Hi,

What is the operator below **^**?
When to use it?

My programing language is C#.

Hi,

What is the operator below **^**?
When to use it?

My programing language is C#.

+9
A:

`^`

is a **Logical XOR Operator** if the operands are bools, otherwise it's a **Bitwise XOR Operator**

Binary ^ operators are predefined for the integral types and bool. For integral types, ^ computes the bitwise exclusive-OR of its operands. For bool operands, ^ computes the logical exclusive-or of its operands; that is, the result is true if and only if exactly one of its operands is true.

http://msdn.microsoft.com/en-us/library/zkacc7k1.aspx

sshow
2010-07-22 14:26:44

Will Dean
2010-07-22 14:44:27

@Will Dean: Thanks for clarifying.

sshow
2010-07-22 14:56:02
+3
A:

It's the XOR operator. It's used in bitwise operations, where the result is true if the left side is true *or* the right side is true, but false if *both* are true or *both* are false. So `0xf8 ^ 0x3f`

would be:

```
1111 1000
0011 1111
---------
1100 0111
```

Which is C7 in hexadecimal.

In general, if you're not doing bitwise arithmetic, you won't need to worry about it.

Chris B.
2010-07-22 14:31:27

A:

You can find some good examples on this operator at http://www.blackwasp.co.uk/CSharpLogicalBitwiseOps.aspx

Prakash Kalakoti
2010-07-22 14:32:54

A:

I think of it as a binary operator just like ||, &&, etc...

If I were writing logic and ended up with:

```
if( (condition1 && !condition2) || (condition2 && !condition1) )
{
}
```

I might rewrite it as:

```
if( condition1 ^ condition2)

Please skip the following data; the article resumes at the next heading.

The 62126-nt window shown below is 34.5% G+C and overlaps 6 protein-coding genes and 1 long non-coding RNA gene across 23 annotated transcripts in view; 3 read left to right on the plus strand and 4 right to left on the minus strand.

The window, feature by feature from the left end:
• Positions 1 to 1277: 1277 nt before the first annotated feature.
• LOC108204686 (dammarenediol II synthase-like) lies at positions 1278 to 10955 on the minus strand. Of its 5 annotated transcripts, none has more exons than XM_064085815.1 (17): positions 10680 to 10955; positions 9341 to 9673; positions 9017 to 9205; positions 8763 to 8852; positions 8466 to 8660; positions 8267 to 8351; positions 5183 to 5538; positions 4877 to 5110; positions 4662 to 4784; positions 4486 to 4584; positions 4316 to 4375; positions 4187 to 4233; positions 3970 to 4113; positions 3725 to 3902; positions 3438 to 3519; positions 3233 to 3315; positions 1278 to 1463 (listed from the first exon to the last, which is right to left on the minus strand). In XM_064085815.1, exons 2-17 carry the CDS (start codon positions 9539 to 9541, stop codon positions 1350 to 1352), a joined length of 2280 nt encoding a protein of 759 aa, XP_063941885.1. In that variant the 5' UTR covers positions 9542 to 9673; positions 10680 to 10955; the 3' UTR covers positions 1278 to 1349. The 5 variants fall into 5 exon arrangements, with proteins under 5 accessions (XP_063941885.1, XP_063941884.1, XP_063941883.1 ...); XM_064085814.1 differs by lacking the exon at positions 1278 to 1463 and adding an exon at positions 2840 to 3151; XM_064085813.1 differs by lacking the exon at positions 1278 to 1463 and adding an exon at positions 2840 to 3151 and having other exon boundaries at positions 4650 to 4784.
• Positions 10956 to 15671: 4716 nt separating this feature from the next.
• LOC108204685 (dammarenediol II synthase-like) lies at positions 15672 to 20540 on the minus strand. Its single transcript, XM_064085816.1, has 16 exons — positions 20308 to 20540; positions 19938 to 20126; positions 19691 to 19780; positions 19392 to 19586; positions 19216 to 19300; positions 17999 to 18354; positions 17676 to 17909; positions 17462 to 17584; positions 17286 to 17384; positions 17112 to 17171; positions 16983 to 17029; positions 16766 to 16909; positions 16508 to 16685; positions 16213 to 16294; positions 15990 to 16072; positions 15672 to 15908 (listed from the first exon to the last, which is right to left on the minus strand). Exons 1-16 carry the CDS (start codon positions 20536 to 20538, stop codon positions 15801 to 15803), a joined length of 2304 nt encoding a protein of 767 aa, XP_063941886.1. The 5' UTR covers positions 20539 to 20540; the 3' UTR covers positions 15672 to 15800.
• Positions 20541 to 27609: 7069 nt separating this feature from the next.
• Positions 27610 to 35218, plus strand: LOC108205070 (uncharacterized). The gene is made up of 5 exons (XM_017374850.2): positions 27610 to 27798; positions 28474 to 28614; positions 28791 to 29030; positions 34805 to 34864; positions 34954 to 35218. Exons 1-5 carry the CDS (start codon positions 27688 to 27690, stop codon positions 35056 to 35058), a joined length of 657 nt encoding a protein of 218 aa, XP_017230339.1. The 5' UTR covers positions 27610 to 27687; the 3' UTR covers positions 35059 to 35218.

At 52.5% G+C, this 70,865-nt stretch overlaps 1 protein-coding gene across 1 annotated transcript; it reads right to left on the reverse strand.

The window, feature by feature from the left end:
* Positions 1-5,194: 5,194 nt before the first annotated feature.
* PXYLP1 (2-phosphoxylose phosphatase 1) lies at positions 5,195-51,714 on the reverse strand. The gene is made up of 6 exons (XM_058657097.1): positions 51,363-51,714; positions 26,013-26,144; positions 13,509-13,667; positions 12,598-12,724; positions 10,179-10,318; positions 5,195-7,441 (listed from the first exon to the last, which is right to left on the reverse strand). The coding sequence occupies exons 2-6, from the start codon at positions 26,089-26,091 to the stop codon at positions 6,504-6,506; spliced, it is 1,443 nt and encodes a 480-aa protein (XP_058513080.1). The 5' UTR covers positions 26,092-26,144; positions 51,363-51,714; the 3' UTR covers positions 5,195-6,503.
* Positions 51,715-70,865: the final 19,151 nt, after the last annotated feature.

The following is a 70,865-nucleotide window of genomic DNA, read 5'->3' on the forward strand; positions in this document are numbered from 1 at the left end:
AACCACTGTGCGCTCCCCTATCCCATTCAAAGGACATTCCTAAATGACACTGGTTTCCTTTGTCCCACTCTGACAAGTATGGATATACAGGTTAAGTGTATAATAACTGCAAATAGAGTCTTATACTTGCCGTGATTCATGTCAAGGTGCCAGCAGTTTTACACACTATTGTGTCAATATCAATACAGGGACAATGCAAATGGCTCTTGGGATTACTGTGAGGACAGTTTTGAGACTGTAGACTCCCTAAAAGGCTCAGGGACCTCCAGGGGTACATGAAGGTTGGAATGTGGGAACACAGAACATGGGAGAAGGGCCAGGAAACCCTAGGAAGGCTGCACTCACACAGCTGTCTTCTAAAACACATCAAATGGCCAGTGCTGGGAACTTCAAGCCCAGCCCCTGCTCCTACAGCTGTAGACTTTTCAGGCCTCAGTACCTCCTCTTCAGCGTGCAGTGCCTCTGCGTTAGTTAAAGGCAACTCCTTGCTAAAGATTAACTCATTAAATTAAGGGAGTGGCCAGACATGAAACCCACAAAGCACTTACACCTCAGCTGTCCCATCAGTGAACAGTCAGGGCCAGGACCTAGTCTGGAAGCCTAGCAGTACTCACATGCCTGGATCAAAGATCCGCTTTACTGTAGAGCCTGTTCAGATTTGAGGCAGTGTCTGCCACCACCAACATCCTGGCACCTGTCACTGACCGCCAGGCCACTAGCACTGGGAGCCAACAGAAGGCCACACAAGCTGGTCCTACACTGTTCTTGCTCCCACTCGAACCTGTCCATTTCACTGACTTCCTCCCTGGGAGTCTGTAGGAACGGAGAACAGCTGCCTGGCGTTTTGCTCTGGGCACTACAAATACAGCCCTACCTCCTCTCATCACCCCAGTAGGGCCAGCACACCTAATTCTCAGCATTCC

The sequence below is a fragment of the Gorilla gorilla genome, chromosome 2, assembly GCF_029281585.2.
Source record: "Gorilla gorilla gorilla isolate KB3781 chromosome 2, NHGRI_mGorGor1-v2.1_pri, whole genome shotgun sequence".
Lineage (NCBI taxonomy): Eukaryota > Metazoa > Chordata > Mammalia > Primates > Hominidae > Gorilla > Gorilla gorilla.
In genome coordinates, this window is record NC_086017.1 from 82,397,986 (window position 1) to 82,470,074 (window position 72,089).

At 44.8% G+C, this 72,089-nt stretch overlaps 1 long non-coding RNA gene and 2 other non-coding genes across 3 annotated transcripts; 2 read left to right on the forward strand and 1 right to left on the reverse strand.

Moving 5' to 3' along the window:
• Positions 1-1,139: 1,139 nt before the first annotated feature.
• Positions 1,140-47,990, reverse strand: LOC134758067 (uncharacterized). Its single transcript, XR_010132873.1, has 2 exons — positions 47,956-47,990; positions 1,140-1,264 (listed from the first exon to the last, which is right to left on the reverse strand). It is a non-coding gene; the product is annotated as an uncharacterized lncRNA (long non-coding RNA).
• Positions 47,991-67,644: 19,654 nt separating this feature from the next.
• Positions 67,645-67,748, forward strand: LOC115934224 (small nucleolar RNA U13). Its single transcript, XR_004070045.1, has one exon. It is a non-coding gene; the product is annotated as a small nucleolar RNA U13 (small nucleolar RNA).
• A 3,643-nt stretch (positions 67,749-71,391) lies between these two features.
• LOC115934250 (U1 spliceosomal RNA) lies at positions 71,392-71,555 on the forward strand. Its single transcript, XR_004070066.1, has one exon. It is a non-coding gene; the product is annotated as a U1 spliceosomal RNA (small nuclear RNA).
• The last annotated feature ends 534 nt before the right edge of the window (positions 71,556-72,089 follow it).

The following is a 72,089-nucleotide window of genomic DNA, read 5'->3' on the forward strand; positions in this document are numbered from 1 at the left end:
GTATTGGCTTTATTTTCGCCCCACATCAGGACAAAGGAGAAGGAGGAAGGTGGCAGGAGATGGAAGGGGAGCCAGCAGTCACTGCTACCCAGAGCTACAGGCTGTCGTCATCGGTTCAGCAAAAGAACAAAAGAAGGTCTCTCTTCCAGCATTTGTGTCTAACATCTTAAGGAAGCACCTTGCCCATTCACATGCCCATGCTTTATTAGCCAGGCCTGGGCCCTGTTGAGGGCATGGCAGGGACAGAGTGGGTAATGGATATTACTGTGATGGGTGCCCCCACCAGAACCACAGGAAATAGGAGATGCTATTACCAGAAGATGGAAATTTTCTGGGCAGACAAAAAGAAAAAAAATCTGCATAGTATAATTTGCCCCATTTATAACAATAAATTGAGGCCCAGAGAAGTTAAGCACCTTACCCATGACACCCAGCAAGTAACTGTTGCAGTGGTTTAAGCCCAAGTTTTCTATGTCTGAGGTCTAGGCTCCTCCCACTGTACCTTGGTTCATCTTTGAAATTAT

{
}
```

That said, I'd take it on a case by base basis and weigh the benefit of brevity vs. potential obfuscation due to relative obscurity.

Gabriel
2010-07-22 15:47:10

A:

Its Exclusive OR (XOR) operator as mentioned by others. Here is the truth table for XOR

```
P Q P^Q
T T F
T F T
F T T
F F F
```

Note that P^Q is equal to P!=Q. Sometimes P!=Q is used in the code instead of XOR operator.

Babar
2010-07-22 16:01:24

+1
A:

- It is often used as a way to "flip bits" by XORing it with 1 (to flip), 0 (to keep). Usually this is useful in encryption/decryption/hashing. ** THIS IS ACTUALLY USEFUL **

Example:

```
101 ^
110
-----
011 //Flip the first 2, keep the 3rd
```

- It can also be used for a swapping method (though, using the standard way and generics is probably more ideal):

Example:

```
int myMoney = 10;
int yourMoney = 50;
Swap(myMoney, yourMoney)
public void Swap(ref int a, ref int b) //No 'temp' variable necessary
{
a ^= b;
b ^= a;
a ^= b;
}
```

It is used in binary arithmetic. ** THIS IS ACTUALLY USEFUL **

Flip a bool (though, I'd rather use bool x = true; x != x;

Example:

```
public bool flip(ref bool b)
{
b ^= true;
}
```

myermian
2010-07-22 16:03:01